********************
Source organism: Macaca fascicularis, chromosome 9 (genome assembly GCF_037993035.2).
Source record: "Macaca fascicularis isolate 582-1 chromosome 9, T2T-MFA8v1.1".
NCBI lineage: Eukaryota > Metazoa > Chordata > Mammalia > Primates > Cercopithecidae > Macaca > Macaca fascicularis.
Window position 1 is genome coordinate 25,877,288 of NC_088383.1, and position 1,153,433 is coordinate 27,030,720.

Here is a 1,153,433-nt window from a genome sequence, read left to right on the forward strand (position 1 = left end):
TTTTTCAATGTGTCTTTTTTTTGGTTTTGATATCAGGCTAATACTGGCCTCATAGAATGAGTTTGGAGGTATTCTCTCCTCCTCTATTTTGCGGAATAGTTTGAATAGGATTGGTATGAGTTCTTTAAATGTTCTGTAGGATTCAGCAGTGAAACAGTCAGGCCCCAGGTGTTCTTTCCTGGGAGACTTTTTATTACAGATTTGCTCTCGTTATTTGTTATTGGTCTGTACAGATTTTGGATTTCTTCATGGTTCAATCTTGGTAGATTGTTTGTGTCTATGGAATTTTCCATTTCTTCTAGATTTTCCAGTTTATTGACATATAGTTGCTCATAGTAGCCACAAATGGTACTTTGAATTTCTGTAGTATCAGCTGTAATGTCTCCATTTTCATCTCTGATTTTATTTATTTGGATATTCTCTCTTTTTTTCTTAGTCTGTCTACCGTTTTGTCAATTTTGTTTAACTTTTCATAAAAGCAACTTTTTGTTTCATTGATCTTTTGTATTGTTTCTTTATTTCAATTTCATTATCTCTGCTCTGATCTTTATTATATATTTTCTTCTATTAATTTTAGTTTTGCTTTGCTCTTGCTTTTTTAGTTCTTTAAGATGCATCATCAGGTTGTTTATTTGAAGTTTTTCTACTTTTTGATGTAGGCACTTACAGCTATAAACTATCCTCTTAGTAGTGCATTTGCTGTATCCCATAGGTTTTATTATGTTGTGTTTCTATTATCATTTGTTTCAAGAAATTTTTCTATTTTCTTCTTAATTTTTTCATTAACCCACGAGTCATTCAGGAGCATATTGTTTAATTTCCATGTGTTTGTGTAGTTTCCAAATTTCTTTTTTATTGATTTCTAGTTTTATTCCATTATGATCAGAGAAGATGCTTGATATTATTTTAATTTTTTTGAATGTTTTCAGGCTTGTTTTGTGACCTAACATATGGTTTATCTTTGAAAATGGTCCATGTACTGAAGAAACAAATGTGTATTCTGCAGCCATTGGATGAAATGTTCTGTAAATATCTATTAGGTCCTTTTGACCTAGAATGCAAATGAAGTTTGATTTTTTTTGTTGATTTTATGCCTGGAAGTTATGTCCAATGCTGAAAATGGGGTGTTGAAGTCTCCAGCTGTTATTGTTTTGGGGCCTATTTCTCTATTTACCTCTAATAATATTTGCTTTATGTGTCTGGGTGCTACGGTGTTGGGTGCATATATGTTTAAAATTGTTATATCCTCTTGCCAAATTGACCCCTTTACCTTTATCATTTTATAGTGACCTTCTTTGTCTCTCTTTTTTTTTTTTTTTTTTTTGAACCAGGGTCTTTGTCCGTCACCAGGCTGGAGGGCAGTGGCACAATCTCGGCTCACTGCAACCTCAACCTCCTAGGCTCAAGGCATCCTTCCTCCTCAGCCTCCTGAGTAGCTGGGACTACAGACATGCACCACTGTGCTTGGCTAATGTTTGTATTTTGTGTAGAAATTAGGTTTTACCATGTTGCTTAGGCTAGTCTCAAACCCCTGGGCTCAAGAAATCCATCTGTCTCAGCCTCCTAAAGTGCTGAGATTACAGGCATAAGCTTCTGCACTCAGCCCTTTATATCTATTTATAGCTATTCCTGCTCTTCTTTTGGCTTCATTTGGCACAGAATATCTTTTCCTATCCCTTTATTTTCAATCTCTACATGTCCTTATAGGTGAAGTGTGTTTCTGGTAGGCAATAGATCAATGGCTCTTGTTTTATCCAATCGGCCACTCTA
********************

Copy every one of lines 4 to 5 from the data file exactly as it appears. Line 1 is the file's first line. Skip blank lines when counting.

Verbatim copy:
Window position 1 is genome coordinate 25,877,288 of NC_088383.1, and position 1,153,433 is coordinate 27,030,720.

Here is a 1,153,433-nt window from a genome sequence, read left to right on the forward strand (position 1 = left end):